I spent more than 12 hours traveling from New Jersey to Indianapolis, and the car ride consisted of me talking with everyone about what decks we should play, teasing my friends and a lot of sleeping. When we arrived at the invitational I started off with an awesome 1-3 record before mulling to four against RUG Delver in Game 3 of my first Legacy match. You can guess how that game went.
I definitely wasn’t feeling great about my playing ability. I joined the Standard Challenge (which is a great way to test your deck and make changes) and crushed it 4-0, not losing a single game. I was feeling confident for the Standard Open but a quick drop at 2-3 sent me back to my room to accept defeat. I couldn’t stop thinking about why I wasn’t doing well. After discussing it with my roommates, I came to the conclusion that I was playing too fast. I assumed too much without thinking each play through. I also realized Esper Stoneblade would probably be the worst deck in the room, but I wasn’t changing decks so I’d have to crush people.
For reference, here is my list:
Round 1 vs. Steven (Bant Blade)
I was a little nervous sitting down for a nine-round tournament, but knew I could do well if I kept a calm head. Steven led with a Tropical Island into Noble Hierarch. I plucked his Knight of the Reliquary with Thoughtseize, but he drew Stoneforge Mystic and searched up Batterskull. After a few turns of getting bashed by Batterskull, I dropped to 8. I sent Swords to Plowshares toward Batterskull and he returned it to his hand. What he didn’t know is that I had another Swords to Plowshares, which I used on his Stoneforge. I used Snapcaster Mage to flashback Thoughtseize for his Batterskull and won shortly after.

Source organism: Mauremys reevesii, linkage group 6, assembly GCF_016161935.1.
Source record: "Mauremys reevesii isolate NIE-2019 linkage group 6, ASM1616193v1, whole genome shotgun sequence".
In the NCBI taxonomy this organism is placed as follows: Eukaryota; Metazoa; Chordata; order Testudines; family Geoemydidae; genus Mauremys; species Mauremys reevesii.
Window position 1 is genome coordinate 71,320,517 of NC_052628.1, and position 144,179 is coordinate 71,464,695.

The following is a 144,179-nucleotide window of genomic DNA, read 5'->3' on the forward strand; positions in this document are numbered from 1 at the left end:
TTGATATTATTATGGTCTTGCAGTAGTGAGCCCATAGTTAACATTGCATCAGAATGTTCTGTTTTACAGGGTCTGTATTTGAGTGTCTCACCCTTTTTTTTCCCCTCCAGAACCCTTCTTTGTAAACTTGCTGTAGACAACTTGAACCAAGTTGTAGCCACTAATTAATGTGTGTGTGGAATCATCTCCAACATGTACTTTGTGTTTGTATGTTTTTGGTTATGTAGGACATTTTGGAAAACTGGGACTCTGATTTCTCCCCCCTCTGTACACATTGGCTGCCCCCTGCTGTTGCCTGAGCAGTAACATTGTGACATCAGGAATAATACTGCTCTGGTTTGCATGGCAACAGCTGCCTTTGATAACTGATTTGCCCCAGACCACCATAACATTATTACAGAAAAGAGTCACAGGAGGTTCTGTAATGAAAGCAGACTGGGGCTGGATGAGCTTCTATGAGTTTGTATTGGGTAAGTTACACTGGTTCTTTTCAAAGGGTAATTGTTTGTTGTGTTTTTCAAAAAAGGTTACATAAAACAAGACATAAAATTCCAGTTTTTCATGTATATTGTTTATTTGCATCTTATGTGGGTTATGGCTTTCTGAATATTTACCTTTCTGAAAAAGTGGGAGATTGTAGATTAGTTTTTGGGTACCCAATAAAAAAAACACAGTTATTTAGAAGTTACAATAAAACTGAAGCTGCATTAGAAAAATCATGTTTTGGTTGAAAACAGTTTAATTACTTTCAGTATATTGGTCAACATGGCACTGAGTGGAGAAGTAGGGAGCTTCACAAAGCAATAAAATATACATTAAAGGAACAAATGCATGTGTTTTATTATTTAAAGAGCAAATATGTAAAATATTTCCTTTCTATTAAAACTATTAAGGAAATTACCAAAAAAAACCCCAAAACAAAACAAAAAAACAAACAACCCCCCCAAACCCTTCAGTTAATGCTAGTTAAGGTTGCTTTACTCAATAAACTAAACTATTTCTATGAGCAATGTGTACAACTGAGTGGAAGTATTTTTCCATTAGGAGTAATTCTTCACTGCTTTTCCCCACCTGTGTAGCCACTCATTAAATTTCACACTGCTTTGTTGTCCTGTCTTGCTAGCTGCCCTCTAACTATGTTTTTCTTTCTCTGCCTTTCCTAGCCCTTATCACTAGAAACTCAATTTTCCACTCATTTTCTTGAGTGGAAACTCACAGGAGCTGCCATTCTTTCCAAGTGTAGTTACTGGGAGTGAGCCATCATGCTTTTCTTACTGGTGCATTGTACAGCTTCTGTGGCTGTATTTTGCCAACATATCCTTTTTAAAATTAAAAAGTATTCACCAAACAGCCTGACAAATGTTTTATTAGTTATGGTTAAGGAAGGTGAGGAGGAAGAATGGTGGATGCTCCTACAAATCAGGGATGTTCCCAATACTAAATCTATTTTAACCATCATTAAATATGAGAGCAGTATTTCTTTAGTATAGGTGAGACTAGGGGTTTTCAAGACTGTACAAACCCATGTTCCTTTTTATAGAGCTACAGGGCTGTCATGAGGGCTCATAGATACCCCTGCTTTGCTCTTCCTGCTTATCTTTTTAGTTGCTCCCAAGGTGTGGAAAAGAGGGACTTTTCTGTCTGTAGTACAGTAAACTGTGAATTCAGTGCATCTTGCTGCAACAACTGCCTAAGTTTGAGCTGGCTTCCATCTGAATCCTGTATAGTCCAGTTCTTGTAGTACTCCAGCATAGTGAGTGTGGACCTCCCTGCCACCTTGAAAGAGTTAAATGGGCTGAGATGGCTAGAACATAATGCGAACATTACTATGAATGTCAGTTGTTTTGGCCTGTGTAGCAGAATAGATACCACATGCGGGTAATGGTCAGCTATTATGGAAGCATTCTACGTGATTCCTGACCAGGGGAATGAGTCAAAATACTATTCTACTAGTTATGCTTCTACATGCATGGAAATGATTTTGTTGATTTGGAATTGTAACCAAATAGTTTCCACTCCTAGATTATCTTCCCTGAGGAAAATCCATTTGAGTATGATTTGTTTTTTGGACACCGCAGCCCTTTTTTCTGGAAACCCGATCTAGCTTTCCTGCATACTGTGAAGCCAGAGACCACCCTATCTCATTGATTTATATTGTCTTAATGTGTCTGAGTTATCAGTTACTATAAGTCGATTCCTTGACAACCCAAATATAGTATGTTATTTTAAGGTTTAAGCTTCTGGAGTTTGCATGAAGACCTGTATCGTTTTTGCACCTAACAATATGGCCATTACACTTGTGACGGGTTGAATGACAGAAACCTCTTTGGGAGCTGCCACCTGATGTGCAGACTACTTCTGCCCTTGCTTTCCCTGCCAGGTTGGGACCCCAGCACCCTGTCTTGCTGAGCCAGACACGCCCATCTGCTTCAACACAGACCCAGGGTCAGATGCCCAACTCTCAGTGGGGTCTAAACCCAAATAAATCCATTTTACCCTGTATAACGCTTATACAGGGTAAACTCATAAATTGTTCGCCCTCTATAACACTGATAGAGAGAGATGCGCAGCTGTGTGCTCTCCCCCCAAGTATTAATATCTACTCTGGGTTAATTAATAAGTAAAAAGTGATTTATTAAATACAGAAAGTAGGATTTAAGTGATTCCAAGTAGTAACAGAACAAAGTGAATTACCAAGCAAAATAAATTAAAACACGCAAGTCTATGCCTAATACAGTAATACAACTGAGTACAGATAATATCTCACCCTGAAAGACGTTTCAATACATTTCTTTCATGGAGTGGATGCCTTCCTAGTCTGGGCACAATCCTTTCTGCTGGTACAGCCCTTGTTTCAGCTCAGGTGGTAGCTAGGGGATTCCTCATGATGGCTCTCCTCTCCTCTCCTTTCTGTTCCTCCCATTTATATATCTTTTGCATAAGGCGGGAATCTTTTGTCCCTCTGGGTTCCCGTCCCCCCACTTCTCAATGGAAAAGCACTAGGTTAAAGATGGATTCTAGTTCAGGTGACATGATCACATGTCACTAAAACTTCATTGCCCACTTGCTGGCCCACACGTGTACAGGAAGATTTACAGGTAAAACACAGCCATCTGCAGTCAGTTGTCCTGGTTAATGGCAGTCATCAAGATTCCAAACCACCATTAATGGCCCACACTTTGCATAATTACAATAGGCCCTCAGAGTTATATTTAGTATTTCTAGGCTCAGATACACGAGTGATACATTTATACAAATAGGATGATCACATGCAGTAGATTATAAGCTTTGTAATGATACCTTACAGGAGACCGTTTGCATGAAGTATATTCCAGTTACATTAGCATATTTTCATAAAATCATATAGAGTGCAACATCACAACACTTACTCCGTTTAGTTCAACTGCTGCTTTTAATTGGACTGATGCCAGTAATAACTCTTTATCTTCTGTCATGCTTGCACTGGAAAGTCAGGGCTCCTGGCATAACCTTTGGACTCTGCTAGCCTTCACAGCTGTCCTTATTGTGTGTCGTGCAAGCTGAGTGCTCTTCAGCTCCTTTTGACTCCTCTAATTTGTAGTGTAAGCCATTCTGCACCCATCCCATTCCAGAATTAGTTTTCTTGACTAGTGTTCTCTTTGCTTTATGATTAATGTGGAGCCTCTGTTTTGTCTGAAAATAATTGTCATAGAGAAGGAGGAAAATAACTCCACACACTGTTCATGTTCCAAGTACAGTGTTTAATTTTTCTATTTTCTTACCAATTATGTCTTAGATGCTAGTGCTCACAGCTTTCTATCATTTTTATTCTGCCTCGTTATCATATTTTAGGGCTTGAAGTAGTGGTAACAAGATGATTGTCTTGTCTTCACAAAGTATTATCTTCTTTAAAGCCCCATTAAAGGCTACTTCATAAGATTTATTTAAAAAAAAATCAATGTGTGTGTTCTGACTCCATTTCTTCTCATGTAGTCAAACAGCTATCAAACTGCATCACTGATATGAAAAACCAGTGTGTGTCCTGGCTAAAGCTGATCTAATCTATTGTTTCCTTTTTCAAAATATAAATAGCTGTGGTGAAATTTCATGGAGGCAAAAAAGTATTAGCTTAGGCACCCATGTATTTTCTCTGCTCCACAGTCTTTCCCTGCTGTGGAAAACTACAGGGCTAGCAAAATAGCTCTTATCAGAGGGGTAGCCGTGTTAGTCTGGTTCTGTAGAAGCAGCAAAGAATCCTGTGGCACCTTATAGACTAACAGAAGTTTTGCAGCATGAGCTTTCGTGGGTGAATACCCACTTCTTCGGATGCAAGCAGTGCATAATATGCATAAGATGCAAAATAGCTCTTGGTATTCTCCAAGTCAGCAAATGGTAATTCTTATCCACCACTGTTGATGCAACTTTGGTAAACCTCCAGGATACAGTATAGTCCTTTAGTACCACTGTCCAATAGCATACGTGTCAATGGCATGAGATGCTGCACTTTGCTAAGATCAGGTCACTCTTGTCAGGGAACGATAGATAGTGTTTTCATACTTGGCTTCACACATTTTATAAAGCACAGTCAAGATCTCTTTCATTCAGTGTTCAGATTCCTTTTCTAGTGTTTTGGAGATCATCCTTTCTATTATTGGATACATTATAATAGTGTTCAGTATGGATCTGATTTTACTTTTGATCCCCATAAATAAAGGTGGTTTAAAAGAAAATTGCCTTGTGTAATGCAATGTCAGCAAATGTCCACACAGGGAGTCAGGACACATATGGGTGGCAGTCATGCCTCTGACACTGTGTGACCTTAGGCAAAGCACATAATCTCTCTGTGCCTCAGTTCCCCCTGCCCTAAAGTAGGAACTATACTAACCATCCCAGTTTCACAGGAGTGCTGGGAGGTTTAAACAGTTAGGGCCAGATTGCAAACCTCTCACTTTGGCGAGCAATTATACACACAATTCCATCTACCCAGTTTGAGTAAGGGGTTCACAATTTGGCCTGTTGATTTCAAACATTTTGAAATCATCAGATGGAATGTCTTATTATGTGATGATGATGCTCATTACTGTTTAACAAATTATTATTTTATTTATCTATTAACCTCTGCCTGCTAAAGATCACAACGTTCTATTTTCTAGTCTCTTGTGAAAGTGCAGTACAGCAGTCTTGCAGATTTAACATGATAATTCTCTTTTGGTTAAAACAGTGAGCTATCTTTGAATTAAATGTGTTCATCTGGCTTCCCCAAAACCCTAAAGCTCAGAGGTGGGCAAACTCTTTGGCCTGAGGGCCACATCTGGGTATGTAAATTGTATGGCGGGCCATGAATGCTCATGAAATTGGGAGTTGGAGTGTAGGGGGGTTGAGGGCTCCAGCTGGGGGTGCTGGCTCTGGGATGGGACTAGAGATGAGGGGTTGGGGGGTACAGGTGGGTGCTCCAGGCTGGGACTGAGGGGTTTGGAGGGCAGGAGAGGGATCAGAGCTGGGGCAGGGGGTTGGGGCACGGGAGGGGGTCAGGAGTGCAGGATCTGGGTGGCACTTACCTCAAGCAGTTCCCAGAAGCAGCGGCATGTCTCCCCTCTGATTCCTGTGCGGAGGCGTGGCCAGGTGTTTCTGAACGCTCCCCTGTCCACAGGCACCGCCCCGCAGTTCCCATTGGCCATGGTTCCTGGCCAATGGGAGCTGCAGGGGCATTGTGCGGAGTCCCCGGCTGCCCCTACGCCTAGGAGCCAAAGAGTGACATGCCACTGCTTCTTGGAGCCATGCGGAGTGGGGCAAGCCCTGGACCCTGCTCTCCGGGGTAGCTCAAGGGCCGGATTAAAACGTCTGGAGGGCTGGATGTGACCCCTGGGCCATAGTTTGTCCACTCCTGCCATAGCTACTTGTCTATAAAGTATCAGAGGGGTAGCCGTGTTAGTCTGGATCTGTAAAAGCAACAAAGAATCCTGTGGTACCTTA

I had discard for his Knight of the Reliquary again but all removal meant I had no action for a few turns. Steven went Noble Hierarch into Noble Hierarch into Stoneforge Mystic for Umezawa’s Jitte. He beat me down until I drew a Swords to Plowshares for his equipped creature followed by a free Massacre to clear his board. I resolved Jace and kept his creatures off the table until Jace ticked up too dangerously high.
Round 2 vs. James Higginbottom (Sneak and Show)
Jim is a good friend of mine from Jersey. The previous night he crushed me over and over again during testing. Needless to say, I thought I was in for a quick trip to the X-1 bracket. I won the die roll and had no discard but Karakas in my hand made me comfortable if he played Emrakul, the Aeons Torn. James led with a Turn 2 Show and Tell into Griselbrand as played Karakas and immediately bounced Griselbrand when he attempted to draw seven. My Batterskull was too fast a clock, and he played nothing else. I found after the game that he drew five lands with Griselbrand. Rough beats.
Round 3 vs. Reid Duke (Reanimator)
I saw Reid playing Reanimator the previous round and was slightly worried because it isn’t a good matchup for Stoneblade. Reid also is a great player, as evidenced by his Legacy Open win with the same archetype in Worcester. He started with Reanimate on Griselbrand with double Daze backup to win the game on the spot.